Her mother had said that every good writer needed to be her own
toughest critic. Molly edited her work with both a red pen and a
metaphorical hatchet, leaving evidence of bloody suffering with the
former, reducing scenes to kindling with the latter.
More than once, Neil suggested that Thalia had never said--and had
not intended to imply--that worthwhile art could be carved from raw
language only with self-doubt as sharp as a chisel. To Thalia, her
work had also been her favorite form of play.
In a troubled culture where cream often settled on the bottom and
the palest milk rose to the top, Molly knew that she was short on
logic and long on superstition when she supposed that her hope for
success rested upon the amount of passion, pain, and polish that
she brought to her writing. Nevertheless, regarding her work, Molly
remained a Puritan, finding virtue in self-flagellation.
Leaving the lamps untouched, she switched on the computer but
didn't at once sit at her desk. Instead, as the screen brightened
and the signature music of the operating system welcomed her to a
late-night work session, she was once more drawn to a window by the
insistent rhythm of the rain.
Beyond the window lay the deep front porch. The railing and the
overhanging roof framed a dark panorama of serried pines, a
strangely luminous ghost forest out of a disturbing dream.
She could not look away. For reasons that she wasn't able to
articulate, the scene made her uneasy.
Nature has many lessons to teach a writer of fiction. One of these
is that nothing captures the imagination as quickly or as
completely as does spectacle.
Blizzards, floods, volcanos, hurricanes, earthquakes: They
fascinate because they nakedly reveal that Mother Nature, afflicted
with bipolar disorder, is as likely to snuff us as she is to succor
us. An alternately nurturing and destructive parent is the stuff of
Silvery cascades leafed the bronze woods, burnishing bark and bough
with sterling highlights.
An unusual mineral content in the rain might have lent it this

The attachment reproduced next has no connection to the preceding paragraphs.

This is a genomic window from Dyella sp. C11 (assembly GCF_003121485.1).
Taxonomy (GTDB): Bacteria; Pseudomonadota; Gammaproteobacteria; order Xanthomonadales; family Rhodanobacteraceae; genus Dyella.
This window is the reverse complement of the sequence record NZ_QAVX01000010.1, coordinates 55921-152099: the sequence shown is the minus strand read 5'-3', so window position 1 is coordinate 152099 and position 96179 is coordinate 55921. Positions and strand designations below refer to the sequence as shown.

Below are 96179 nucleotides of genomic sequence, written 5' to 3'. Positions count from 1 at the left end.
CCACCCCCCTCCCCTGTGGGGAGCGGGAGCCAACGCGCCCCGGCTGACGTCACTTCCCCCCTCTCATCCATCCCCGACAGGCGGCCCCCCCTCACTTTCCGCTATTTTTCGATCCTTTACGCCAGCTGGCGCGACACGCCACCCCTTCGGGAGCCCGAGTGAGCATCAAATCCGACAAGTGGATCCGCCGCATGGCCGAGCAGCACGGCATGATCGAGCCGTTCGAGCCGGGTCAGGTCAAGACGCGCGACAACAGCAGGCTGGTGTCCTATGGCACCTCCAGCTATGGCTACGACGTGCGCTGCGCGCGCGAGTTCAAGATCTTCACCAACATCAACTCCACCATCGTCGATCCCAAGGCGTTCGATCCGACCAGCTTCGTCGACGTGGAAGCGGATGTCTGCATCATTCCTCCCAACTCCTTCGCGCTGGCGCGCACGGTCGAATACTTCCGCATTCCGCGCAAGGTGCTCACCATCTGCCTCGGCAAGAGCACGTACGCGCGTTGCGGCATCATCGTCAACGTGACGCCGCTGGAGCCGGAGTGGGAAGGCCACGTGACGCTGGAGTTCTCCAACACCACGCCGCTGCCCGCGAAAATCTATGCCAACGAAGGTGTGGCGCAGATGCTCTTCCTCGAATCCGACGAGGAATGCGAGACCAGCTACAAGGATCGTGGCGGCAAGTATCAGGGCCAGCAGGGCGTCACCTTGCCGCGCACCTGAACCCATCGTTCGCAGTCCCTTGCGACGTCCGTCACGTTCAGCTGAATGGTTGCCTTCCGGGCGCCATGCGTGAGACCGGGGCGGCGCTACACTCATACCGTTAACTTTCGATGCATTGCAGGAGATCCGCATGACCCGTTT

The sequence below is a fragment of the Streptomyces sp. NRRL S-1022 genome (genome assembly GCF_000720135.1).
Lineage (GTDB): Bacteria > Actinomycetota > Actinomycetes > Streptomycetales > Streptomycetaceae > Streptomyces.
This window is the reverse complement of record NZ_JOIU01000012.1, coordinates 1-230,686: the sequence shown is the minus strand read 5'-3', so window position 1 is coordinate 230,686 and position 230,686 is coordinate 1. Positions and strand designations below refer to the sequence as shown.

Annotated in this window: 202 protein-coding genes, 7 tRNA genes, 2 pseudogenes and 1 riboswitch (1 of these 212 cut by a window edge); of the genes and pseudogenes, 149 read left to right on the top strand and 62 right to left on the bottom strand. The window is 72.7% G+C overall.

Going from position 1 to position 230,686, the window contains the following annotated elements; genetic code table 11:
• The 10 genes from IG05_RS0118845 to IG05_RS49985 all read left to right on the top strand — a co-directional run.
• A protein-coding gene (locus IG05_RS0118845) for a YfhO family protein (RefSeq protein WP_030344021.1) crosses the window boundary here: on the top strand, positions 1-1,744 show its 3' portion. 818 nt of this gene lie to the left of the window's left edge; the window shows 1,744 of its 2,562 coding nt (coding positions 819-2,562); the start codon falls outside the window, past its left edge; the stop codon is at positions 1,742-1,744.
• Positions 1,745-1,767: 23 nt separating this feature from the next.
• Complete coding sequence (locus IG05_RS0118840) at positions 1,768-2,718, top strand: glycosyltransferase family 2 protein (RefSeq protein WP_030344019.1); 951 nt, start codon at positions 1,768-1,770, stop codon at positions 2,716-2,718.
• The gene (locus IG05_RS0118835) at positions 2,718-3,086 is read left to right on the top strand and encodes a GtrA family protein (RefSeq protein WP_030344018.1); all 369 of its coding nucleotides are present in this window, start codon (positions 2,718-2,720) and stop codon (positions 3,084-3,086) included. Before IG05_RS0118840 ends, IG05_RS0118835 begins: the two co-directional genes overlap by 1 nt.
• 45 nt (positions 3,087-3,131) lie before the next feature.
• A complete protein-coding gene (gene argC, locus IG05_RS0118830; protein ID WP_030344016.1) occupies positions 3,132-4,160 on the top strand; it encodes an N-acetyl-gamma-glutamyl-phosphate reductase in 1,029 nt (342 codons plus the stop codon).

Or . . . having come in from the west, through the soiled air above
Los Angeles and surrounding cities, perhaps the storm had washed
from the atmosphere a witch's brew of pollutants that in
combination gave rise to this pale, eerie radiance.
Sensing that neither explanation would prove correct, seeking a
third, Molly was startled by movement on the porch. She shifted
focus from the trees to the sheltered shadows immediately beyond
Low, sinuous shapes moved under the window. They were so silent,
fluid, and mysterious that for a moment they seemed to be imagined:
formless expressions of primal fears.
Then one, three, five of them lifted their heads and turned their
yellow eyes to the window, regarding her inquisitively. They were
as real as Molly herself, though sharper of tooth.
The porch swarmed with wolves. Slinking out of the storm, up the
steps, onto the pegged-pine floor, they gathered under the shelter
of the roof, as though this were not a house but an ark that would
soon be set safely afloat by the rising waters of a cataclysmic
In these mountains, between the true desert to the east and the
plains to the west, wolves were long extinct. The visitation on the
porch had the otherworldly quality of an apparition.
When, on closer examination, Molly realized that these beasts were
coyotes--sometimes called prairie wolves--their behavior seemed no
less remarkable than when she had mistaken them for the larger
creatures of folklore and fairy tales.
As much as anything, their silence defined their strangeness. In
the thrill of the chase, running down their prey, coyotes often cry
with high excitement: a chilling ululation as eerie as the music of
a theremin. Now they neither cried nor barked, nor even
Unlike most wolves, coyotes will frequently hunt alone. When they